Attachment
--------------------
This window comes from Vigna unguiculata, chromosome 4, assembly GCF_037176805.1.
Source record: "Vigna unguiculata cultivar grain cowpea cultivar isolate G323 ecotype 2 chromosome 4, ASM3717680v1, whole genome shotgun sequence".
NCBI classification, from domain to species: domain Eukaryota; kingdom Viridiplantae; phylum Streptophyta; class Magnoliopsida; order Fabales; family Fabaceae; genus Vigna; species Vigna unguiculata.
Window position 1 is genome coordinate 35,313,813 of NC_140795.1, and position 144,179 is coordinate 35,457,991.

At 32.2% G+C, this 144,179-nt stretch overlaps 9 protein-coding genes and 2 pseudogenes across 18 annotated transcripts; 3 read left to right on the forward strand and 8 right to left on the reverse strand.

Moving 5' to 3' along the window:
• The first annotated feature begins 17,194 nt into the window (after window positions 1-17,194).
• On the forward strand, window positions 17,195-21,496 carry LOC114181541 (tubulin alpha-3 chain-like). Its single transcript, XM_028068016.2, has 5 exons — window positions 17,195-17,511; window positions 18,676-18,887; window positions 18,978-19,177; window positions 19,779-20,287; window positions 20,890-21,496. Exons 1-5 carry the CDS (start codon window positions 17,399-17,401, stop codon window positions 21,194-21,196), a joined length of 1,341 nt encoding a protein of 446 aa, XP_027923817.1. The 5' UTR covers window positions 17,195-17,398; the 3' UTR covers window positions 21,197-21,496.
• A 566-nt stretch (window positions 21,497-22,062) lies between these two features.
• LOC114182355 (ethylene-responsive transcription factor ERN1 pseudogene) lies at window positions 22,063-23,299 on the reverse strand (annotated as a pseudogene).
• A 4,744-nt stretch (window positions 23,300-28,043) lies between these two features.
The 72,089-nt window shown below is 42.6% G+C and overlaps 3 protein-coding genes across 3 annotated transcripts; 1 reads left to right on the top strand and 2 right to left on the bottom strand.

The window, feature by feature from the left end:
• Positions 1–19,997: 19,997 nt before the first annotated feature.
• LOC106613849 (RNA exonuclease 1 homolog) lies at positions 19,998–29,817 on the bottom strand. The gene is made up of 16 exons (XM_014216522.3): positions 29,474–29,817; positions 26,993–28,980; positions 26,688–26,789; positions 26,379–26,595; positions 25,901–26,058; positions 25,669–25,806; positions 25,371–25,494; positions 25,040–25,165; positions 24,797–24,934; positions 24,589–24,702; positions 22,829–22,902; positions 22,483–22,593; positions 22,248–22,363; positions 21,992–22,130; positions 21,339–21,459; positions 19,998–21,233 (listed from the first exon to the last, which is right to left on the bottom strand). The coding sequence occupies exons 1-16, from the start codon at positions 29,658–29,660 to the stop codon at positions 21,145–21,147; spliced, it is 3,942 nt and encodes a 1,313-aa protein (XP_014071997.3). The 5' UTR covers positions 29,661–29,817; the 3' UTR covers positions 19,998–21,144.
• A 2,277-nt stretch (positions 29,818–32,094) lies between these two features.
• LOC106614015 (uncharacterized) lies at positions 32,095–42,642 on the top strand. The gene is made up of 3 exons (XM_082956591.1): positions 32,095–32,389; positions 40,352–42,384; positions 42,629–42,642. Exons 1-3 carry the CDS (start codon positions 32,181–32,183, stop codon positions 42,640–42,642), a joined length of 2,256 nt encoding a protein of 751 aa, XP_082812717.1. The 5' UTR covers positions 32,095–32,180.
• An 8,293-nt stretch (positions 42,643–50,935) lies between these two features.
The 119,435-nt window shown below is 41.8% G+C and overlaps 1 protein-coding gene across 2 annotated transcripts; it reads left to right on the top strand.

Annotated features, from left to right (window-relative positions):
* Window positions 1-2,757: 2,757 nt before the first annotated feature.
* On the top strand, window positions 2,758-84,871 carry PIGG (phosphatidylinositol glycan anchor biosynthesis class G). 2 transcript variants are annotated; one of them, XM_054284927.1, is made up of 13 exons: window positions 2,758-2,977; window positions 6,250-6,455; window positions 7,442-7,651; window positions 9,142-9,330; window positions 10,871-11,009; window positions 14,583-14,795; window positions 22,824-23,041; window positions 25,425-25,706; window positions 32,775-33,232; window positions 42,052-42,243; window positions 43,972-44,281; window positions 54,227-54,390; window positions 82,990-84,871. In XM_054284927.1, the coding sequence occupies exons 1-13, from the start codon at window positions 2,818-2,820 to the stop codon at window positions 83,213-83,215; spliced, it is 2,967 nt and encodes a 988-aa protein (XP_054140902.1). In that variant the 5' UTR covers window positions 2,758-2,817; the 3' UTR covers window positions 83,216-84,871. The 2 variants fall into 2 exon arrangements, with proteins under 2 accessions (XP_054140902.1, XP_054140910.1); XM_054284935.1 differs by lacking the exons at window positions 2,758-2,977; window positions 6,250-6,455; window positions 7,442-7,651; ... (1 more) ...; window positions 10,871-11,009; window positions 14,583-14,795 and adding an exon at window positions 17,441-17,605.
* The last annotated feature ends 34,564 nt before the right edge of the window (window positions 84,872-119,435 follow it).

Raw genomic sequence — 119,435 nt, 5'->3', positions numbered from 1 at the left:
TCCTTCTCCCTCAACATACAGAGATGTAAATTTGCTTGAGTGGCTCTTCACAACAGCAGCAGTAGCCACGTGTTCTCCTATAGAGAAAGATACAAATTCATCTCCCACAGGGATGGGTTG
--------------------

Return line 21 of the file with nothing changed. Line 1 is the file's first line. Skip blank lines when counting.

* Window positions 1-2,757: 2,757 nt before the first annotated feature.